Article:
But it’s not real interaction, is it? It’s not having your family over for a meal and getting into the nitty gritty of your life. It’s not going out for a drink with your friends and venting about your kids/relationship/lack thereof and putting the world to rights. You never know who is going to see a post, what you miss if you don’t check it for a couple of days or whether someone is offended that you didn’t press like on their latest update. If I post about my stuff will people acknowledge, offer empathy then move on because it’s just another post in an endless succession of updates from people and companies? Will they forget as quickly as they scroll? Have I been guilty of doing that to others who I should have reached out to properly? Absolutely. I have a list in my mind of people that I mean to check in with, either because of something I’ve seen them post or just because it’s been way too long. I’m sure we all do, but that doesn’t mean it’s ok.

I fully realise that I’m being annoyingly cryptic in this post. If you know me for real, I’m actually more than happy to talk about it. Perhaps in future I’ll write about it, but for now privacy prevails…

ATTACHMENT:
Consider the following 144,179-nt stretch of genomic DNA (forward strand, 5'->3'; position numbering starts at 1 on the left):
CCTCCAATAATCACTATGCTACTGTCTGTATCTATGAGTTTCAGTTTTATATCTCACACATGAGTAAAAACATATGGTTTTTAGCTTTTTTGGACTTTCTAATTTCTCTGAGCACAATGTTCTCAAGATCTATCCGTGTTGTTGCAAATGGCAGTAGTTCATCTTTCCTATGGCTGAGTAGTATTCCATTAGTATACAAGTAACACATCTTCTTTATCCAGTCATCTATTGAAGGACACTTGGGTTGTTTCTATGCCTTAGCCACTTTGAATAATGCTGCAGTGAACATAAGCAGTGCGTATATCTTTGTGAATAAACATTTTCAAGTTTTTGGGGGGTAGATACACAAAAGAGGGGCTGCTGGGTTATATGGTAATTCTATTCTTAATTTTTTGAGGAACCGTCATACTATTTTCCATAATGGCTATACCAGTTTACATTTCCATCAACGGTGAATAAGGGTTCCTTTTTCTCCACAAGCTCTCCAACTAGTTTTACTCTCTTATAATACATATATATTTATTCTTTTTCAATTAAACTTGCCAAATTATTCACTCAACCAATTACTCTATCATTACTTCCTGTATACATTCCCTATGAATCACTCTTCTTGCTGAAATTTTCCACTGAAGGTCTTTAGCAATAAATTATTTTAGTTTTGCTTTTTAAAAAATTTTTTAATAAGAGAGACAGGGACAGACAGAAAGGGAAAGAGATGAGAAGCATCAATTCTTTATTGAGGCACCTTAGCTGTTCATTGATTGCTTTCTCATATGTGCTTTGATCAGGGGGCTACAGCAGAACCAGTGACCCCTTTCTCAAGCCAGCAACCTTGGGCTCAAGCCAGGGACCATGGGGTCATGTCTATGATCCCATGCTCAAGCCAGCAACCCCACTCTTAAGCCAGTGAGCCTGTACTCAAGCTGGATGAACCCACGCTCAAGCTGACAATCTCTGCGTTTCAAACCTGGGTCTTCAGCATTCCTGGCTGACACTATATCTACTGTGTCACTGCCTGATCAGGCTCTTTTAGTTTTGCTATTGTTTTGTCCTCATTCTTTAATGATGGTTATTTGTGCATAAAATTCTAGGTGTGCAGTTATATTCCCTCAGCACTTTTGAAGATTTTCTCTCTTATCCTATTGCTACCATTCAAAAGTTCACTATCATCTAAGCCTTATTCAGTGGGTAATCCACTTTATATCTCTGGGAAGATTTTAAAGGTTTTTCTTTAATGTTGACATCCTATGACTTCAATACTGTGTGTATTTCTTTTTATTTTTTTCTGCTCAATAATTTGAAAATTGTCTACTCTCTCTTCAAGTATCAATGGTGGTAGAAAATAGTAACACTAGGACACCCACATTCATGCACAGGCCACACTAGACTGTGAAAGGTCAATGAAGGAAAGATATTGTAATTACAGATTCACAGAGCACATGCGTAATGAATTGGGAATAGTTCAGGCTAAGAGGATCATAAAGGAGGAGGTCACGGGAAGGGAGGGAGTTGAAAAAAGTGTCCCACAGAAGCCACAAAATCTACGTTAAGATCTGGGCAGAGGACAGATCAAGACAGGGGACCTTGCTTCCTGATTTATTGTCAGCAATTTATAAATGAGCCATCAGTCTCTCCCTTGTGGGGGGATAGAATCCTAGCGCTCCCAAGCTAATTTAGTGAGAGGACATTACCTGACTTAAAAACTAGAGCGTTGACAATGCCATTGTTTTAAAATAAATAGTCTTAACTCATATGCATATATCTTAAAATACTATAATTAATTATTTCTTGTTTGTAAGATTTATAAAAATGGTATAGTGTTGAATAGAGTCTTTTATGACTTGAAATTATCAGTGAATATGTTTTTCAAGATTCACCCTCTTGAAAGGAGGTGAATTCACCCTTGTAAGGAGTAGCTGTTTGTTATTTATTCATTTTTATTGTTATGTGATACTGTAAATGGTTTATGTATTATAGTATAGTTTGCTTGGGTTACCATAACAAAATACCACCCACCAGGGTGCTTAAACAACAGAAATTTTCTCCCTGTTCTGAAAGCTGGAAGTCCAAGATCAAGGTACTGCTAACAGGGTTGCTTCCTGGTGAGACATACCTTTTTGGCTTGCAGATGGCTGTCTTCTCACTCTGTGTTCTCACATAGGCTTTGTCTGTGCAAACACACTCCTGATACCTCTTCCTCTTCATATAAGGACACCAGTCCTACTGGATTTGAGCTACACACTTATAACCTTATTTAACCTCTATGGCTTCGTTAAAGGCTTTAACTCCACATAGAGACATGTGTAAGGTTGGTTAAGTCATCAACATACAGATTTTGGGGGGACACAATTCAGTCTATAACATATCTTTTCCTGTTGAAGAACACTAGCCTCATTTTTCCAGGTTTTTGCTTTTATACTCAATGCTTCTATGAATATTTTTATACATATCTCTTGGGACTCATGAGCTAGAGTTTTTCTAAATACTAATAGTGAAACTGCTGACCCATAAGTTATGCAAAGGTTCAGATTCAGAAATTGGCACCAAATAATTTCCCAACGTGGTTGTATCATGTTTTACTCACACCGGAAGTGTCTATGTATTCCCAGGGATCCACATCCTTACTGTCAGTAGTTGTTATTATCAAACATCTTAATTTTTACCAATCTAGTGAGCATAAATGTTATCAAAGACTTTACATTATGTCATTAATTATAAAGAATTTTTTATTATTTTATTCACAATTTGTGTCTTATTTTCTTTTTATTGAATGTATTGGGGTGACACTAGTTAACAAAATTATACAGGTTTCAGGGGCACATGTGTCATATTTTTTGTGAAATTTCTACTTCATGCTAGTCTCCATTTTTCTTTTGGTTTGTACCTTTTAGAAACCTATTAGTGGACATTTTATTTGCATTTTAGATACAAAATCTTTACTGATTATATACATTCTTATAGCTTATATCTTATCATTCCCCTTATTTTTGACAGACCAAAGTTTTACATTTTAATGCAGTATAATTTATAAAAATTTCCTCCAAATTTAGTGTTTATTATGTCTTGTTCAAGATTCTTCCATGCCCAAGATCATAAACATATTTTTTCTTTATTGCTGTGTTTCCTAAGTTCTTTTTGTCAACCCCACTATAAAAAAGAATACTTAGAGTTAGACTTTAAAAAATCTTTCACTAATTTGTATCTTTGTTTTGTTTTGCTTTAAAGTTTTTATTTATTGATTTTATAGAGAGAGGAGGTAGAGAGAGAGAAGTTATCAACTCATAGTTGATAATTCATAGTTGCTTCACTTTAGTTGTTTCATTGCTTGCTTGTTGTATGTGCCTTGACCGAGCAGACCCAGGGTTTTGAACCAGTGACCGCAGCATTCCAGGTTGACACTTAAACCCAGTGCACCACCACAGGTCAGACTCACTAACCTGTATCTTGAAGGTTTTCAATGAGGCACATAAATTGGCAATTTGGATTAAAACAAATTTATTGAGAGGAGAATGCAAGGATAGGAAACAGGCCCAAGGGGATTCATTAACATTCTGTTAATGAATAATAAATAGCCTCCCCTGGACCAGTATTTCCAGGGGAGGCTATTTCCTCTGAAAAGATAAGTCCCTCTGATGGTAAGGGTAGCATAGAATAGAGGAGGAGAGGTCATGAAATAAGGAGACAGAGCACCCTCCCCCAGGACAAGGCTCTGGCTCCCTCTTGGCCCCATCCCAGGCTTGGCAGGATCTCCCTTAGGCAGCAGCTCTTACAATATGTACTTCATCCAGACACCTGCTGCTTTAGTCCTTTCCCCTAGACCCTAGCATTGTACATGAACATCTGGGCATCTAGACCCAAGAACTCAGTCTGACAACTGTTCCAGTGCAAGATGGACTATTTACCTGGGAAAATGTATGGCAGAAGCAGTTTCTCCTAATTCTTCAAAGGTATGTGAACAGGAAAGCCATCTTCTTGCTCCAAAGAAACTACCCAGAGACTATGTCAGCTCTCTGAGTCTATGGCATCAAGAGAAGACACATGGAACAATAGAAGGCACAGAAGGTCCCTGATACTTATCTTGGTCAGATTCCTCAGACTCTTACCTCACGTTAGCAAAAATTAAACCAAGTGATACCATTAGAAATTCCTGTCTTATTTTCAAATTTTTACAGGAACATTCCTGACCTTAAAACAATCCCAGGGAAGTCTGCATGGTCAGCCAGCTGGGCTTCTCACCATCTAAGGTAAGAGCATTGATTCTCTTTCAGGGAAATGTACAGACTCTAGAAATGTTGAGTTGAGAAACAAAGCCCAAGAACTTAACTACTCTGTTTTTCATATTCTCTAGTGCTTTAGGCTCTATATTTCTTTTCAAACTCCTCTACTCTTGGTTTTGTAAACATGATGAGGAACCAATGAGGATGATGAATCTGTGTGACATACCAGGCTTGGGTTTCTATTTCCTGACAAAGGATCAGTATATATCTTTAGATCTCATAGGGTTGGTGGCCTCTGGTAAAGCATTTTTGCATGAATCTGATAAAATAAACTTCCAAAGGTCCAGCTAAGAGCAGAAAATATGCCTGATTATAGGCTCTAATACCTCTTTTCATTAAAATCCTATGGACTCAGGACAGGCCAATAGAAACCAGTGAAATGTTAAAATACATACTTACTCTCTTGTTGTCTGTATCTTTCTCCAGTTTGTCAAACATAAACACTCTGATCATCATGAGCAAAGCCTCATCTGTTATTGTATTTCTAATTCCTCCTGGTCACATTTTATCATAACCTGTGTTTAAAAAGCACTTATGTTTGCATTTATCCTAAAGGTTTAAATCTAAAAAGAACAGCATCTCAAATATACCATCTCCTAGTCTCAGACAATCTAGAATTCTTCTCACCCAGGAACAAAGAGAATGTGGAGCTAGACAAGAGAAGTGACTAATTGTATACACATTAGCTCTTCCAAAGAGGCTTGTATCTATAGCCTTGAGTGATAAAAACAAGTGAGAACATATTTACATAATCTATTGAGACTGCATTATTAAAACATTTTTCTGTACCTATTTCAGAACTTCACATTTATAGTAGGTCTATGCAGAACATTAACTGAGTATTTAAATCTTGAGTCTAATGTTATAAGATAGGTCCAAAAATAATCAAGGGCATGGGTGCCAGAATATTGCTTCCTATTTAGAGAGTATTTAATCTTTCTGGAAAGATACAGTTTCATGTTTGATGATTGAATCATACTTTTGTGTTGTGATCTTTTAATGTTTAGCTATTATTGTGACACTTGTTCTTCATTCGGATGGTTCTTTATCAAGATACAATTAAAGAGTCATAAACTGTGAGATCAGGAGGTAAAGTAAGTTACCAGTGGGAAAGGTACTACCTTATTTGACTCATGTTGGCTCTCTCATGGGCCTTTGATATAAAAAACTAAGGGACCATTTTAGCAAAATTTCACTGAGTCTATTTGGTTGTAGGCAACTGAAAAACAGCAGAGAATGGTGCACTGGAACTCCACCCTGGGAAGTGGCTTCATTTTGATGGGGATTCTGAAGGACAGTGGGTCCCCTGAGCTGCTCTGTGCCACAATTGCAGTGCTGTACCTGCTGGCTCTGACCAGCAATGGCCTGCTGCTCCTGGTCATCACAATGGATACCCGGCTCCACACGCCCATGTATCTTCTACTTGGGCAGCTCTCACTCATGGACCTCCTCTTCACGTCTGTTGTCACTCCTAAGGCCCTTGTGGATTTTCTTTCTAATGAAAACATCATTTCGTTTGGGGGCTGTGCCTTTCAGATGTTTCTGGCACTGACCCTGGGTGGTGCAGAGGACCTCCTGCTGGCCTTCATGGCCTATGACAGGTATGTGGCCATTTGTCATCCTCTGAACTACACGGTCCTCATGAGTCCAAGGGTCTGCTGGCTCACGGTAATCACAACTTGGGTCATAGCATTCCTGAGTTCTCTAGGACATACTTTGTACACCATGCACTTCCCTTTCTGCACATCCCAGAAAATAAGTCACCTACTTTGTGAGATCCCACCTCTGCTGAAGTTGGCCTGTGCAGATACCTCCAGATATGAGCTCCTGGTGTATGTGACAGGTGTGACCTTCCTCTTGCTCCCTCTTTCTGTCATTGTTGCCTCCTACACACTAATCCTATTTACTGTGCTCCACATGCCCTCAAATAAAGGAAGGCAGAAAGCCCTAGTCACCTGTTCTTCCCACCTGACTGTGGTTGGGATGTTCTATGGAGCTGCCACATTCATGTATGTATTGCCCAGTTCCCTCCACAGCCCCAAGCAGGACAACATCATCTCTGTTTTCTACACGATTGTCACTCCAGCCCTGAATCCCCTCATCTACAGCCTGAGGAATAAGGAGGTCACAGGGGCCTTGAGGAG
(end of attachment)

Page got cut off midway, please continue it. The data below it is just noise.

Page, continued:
“För att du är ensam…” On loneliness.

When I was 18 I went to live and work in Sweden for a year. Initially I lived with a family with 4 young children. Mid-way through the year it was decided that I would move to a different house, shared by several young adults. I remember vividly a conversation with the 7 year old daughter of the family. I was trying to reassure her (in Swedish, which was neither of our first languages) that I would still visit and see her often and wasn’t going to be far away. I asked her if she knew where I was going. She replied yes, and she knew why. Oh, I enquired, not fully sure of the reasons myself, why? “För att du är ensam…” she replied sadly. “Because you are lonely…”

To this day I’m not sure if the parents in that family saw something in me that I didn’t fully recognise yet myself, or if actually there were a multitude of other reasons for my move, but it struck at my very heart. Her gentle words and doleful eyes staring up at me, wondering if an adult could really be so terribly lonely, has stayed with me all these years.

I was reminded of it today when I came across this tweet:

I don’t follow the author, it was a retweet that showed up on my timeline, but I was drawn to it and that paragraph alone chimed so true for me that I started to cry.